Here is another site of info: http://www.modernforager.com/blog/20...e-consumption/

This opens up many more food alternatives for us too!


Here is a disturbing look at engineering food to rein in ripening...http://pubs.acs.org/cen/coverstory/85/8544cover.html


Pat
post #9 of 16
Thread Starter 
Quote:
Originally Posted by WuWei View Post
This is significant for those with children reacting to salicylates with hyperactivity and vitamin and mineral deficiencies. Buying vine-ripened, local produce will allow the benefits of the produce.

http://tinyurl.com/6358wc

More salicylate info:
This link has a bunch of references: http://www.fedupwithfoodadditives.in...licylates2.htm

Here is another site of info: http://www.modernforager.com/blog/20...e-consumption/
Pat
Thank you so much - I hadn't found anything nearly this informative, just a drip of info here and there that I was putting together.

This makes so much more sense to me than "your child has an inability to process fruits and veggies". Much better that he has an inability to process fruits and veggies in the insane way we produce them in the modern food chain! I will be experimenting with lots of local, fresh, heirloomy stuff, for sure.
post #10 of 16
Quote:
Originally Posted by mamafish9 View Post
Ally, did they tell you to eat that way, or is that just how you eat anyhow? I'm really curious if anyone with sals sensitivity reacts better to local, ripe stuff than stuff that has been trucked across the continent.
The doctor told me to eat that way. It was just last week, and he also cut out dairy and gluten for me at the same time (the dairy cut was primarily for my little one who is nursing and has a dairy allergy). So in a few weeks I should be able to tell you if I can tell any difference. The one thing I can tell is that food tastes better when you don't eat stuff that's been carted around everywhere. :

I miss my tropical fruit though--I loved the Asian fruits a lot. Apparently I will just have to go back in order to have it safely. :
post #11 of 16
Thread Starter 
Quote:
Originally Posted by AllyRae View Post
The doctor told me to eat that way. It was just last week, and he also cut out dairy and gluten for me at the same time (the dairy cut was primarily for my little one who is nursing and has a dairy allergy). So in a few weeks I should be able to tell you if I can tell any difference. The one thing I can tell is that food tastes better when you don't eat stuff that's been carted around everywhere. :

I miss my tropical fruit though--I loved the Asian fruits a lot. Apparently I will just have to go back in order to have it safely. :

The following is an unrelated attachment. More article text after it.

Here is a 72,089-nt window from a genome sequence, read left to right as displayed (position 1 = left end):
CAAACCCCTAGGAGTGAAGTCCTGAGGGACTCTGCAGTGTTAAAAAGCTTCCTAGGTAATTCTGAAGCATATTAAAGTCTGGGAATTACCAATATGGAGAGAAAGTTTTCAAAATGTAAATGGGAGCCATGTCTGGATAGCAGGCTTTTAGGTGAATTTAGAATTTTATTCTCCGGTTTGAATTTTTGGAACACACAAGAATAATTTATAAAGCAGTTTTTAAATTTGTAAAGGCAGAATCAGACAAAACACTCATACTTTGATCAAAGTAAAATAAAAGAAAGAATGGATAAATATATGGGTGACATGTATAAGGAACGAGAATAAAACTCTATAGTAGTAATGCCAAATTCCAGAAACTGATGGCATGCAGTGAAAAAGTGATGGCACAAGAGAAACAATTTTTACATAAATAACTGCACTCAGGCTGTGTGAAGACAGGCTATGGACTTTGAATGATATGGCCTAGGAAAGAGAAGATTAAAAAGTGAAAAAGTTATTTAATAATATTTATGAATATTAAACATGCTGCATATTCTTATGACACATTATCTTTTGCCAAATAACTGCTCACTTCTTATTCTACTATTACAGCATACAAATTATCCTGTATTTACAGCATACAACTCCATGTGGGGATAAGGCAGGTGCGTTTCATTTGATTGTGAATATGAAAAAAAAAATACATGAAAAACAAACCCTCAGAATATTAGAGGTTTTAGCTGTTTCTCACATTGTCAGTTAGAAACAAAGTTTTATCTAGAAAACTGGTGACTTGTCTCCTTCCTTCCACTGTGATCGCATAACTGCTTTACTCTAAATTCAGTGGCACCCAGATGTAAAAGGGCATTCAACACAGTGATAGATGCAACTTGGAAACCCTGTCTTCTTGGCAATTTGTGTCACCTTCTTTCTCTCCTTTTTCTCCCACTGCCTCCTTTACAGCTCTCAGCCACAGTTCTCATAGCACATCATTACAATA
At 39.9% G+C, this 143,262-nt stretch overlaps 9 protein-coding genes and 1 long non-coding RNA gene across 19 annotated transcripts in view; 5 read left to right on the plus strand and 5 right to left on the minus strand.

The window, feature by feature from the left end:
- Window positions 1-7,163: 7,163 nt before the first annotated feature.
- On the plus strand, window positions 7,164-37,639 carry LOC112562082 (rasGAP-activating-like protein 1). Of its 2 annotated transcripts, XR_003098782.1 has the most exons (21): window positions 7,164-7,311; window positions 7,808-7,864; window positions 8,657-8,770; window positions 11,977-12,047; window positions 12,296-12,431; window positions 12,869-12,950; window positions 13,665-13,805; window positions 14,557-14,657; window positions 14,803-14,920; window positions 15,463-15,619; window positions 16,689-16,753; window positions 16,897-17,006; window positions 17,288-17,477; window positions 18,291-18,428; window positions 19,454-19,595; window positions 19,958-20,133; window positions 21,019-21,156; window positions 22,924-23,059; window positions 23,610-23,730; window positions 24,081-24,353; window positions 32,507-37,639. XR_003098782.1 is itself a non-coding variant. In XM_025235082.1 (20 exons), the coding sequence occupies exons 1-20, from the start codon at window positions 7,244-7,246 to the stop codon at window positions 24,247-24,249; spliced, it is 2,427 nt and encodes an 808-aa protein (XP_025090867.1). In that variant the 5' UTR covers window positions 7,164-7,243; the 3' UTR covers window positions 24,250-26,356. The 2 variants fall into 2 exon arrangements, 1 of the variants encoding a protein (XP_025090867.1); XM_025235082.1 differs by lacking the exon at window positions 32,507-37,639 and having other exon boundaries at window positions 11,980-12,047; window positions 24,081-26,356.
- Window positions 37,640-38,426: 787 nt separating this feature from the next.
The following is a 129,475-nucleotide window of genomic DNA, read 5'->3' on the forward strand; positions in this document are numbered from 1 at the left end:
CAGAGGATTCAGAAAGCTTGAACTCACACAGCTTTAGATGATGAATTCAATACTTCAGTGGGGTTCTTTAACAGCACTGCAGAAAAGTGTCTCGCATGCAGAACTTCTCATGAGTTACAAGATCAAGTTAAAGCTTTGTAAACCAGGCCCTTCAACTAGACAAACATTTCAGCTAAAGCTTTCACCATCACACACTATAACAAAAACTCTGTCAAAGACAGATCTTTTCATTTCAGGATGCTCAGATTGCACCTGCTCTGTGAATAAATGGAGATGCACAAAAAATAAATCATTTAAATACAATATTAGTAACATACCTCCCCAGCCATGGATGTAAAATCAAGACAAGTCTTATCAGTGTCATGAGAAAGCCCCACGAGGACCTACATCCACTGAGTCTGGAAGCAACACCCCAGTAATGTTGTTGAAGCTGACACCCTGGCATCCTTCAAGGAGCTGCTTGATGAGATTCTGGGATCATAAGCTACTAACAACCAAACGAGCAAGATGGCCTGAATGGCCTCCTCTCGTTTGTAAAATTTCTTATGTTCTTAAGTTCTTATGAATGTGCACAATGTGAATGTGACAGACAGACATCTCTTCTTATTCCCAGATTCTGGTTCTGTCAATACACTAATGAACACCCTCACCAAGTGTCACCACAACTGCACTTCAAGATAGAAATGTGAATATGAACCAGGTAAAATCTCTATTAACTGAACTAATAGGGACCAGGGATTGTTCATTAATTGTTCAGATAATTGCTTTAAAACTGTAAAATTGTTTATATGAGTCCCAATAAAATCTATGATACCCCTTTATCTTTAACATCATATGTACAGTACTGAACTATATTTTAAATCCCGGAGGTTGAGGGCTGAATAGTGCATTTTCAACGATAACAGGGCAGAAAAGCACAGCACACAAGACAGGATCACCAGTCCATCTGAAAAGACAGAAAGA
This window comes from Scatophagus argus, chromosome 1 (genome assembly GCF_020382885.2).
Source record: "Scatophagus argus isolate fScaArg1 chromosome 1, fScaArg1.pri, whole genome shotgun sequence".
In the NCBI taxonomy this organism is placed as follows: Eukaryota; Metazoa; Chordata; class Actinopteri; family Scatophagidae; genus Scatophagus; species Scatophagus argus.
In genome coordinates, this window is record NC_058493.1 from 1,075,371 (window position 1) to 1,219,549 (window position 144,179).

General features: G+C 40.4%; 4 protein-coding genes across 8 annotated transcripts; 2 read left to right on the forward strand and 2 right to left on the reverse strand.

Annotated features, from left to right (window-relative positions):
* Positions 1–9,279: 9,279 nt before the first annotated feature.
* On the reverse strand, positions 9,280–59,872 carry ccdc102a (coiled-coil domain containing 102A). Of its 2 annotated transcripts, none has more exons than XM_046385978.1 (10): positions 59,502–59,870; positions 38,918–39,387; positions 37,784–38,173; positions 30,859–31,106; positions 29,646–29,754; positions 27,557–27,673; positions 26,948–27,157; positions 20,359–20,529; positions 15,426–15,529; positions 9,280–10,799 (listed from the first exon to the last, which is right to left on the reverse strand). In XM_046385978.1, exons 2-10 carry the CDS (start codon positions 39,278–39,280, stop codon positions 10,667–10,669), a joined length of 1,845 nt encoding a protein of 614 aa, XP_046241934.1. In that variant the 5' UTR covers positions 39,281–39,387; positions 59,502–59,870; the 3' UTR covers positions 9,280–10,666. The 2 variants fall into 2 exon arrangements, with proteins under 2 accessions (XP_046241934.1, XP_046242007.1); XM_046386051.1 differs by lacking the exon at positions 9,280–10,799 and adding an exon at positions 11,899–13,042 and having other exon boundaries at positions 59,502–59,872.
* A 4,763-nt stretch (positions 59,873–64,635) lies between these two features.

Or get yourself a really big greenhouse . We've been working towards eating locally a lot more in the last couple of years (it's pretty easy where we live, in the Willamette Valley), and the only produce we get that is consistently non-local are avocados and bananas. I just can't eat store produce any more, it just doesn't taste! (Or eggs, for that matter).
post #12 of 16
Are you familiar with the vegetannual from Animal, Vegetable, Miracle by Barbara Kingsolver?

"Here’s how it goes. First come the leaves: spinach, kale, lettuce, and chard (at my latitude, this occurs in April and May). Then more mature heads of leaves and flower heads: cabbage, romaine, broccoli, and cauliflower (May - June). Then tender young fruit-set: snow peas, baby squash, cucumbers (June), followed by green beans, green peppers, and small tomatoes (July). Then more mature, colorfully ripened fruits: beefsteak tomatoes, eggplants, red and yellow peppers (late July - August). Then the large, hard-shelled fruits with developed seeds inside: cantaloupes, honeydews, watermelons, pumpkins, winter squash (August - September). Last come the root crops, and so ends the produce parade.
"
http://evaanddaniel.blogspot.com/200...at-glance.html

http://www.orionmagazine.org/index.p...s/article/239/

The goal being a locavore--The “locavore” movement encourages consumers to buy from farmers’ markets or even to grow or pick their own food, arguing that fresh, local products are more nutritious and taste better. "Locavore" was coined in 2005 by a group of four women in San Francisco who proposed that local residents should try to eat only food grown or produced within a 100-mile radius. Apparently, The food on most American plates travels an average of 1500 miles to get there, days and days from when it was picked unripe.


Pat
post #13 of 16
Thread Starter 
Yes, Eugene (where I live) has an enormous "eat local" culture - huge farmer's markets, lots of small organic/sustainable farms. I can get local fresh produce about 9 months of the year easily, and even Jan-Mar there is some if you look. I love the seasonality of it. We are also gardening this year, for the first time in years (we finally have land to do it).

And today at the market, there were ..... fresh strawberries :. I only ate two, I surely hope this "ripened on the vine" stuff works for salicylates . We got our no-fenol today too, so I guess I gave it a good test!
post #14 of 16
Informative page about Phenols on an ASD site
http://www.danasview.net/phenol.htm
post #15 of 16
More good info here...I found this site especially helpful in dealing with DS1's sensitivities.

http://salicylatesensitivity.com/food-guide/
post #16 of 16
Heres a little info I found about salicylates in supplements

http://www.fibromyalgiatreatment.com...alicylate.html


3. Vitamins
How do I find vitamins that do not contain salicylates?
" Herbal supplements and "natural" vitamins have plant ingredients in them that are thousands of times stronger than you would get in a normal food amount. That's why you can't use them in vitamins. To find OK vitamins, avoid the word "Natural" on the label and look for plant extracts, oils, or gels on the list of ingredients. One pesky source of salicylate in supplements goes by several names. It's called bioflavonoids, but it includes rutin, hesperidin, and quercitin. So if you see any of those on a vitamin or supplement label, you can't use them."

Here is a vitamin caution:
A. No bioflavinoids, rose hips, flavonoids, rutin, quercetin.
B. No plant oils, gels or extracts (such as ginseng, kava kava, alfalfa)
Ingredients such as the ones following are fine.
Vitamin A, Vitamin C***, Vitamin D, Vitamin E, Thiamin, Riboflavin, Niacin, Vitamin B6, Folic Acid, Vitamin B12, Pantothenic Acid, Calcium, Iron, Zinc.

***In choosing your Vitamin C buy one WITHOUT *Rose Hips* as this is a salicylate


Also: Why Cysteine May Assist in Salicylate Detoxification

http://www.zipworld.com.au/~ataraxy/